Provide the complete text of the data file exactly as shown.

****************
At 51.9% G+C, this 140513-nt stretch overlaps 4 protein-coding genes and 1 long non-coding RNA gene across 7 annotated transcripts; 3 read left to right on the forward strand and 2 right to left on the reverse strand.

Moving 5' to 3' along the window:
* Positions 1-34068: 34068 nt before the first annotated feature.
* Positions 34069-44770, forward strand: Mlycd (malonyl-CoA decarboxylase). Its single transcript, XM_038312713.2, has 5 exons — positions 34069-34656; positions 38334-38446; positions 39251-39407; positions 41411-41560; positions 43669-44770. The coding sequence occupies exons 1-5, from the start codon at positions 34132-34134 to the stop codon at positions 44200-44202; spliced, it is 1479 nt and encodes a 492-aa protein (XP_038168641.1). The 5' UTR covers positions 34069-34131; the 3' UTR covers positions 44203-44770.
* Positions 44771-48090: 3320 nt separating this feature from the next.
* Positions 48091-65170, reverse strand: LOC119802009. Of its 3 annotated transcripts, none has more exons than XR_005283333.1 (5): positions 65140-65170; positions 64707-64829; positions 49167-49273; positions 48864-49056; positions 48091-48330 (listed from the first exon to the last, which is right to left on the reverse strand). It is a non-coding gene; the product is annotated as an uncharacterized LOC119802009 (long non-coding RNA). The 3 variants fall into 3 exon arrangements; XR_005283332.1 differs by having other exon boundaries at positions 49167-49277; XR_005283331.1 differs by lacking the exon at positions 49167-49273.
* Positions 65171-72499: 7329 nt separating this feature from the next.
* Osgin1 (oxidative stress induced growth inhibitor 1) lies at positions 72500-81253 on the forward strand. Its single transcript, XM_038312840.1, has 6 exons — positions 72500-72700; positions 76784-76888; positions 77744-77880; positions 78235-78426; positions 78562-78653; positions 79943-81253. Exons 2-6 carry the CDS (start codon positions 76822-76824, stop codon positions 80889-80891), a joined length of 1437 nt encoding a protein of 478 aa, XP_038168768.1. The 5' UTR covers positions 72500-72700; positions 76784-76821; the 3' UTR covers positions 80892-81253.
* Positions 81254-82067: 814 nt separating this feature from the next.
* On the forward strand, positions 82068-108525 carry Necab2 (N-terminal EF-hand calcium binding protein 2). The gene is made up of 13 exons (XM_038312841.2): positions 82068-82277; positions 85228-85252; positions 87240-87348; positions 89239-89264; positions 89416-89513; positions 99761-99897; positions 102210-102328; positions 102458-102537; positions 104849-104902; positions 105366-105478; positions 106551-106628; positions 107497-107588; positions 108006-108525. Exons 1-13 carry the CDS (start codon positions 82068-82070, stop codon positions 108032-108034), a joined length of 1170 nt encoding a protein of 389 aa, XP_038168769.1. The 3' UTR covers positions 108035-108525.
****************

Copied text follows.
At 51.9% G+C, this 140513-nt stretch overlaps 4 protein-coding genes and 1 long non-coding RNA gene across 7 annotated transcripts; 3 read left to right on the forward strand and 2 right to left on the reverse strand.

Moving 5' to 3' along the window:
* Positions 1-34068: 34068 nt before the first annotated feature.
* Positions 34069-44770, forward strand: Mlycd (malonyl-CoA decarboxylase). Its single transcript, XM_038312713.2, has 5 exons — positions 34069-34656; positions 38334-38446; positions 39251-39407; positions 41411-41560; positions 43669-44770. The coding sequence occupies exons 1-5, from the start codon at positions 34132-34134 to the stop codon at positions 44200-44202; spliced, it is 1479 nt and encodes a 492-aa protein (XP_038168641.1). The 5' UTR covers positions 34069-34131; the 3' UTR covers positions 44203-44770.
* Positions 44771-48090: 3320 nt separating this feature from the next.
* Positions 48091-65170, reverse strand: LOC119802009. Of its 3 annotated transcripts, none has more exons than XR_005283333.1 (5): positions 65140-65170; positions 64707-64829; positions 49167-49273; positions 48864-49056; positions 48091-48330 (listed from the first exon to the last, which is right to left on the reverse strand). It is a non-coding gene; the product is annotated as an uncharacterized LOC119802009 (long non-coding RNA). The 3 variants fall into 3 exon arrangements; XR_005283332.1 differs by having other exon boundaries at positions 49167-49277; XR_005283331.1 differs by lacking the exon at positions 49167-49273.
* Positions 65171-72499: 7329 nt separating this feature from the next.
* Osgin1 (oxidative stress induced growth inhibitor 1) lies at positions 72500-81253 on the forward strand. Its single transcript, XM_038312840.1, has 6 exons — positions 72500-72700; positions 76784-76888; positions 77744-77880; positions 78235-78426; positions 78562-78653; positions 79943-81253. Exons 2-6 carry the CDS (start codon positions 76822-76824, stop codon positions 80889-80891), a joined length of 1437 nt encoding a protein of 478 aa, XP_038168768.1. The 5' UTR covers positions 72500-72700; positions 76784-76821; the 3' UTR covers positions 80892-81253.
* Positions 81254-82067: 814 nt separating this feature from the next.
* On the forward strand, positions 82068-108525 carry Necab2 (N-terminal EF-hand calcium binding protein 2). The gene is made up of 13 exons (XM_038312841.2): positions 82068-82277; positions 85228-85252; positions 87240-87348; positions 89239-89264; positions 89416-89513; positions 99761-99897; positions 102210-102328; positions 102458-102537; positions 104849-104902; positions 105366-105478; positions 106551-106628; positions 107497-107588; positions 108006-108525. Exons 1-13 carry the CDS (start codon positions 82068-82070, stop codon positions 108032-108034), a joined length of 1170 nt encoding a protein of 389 aa, XP_038168769.1. The 3' UTR covers positions 108035-108525.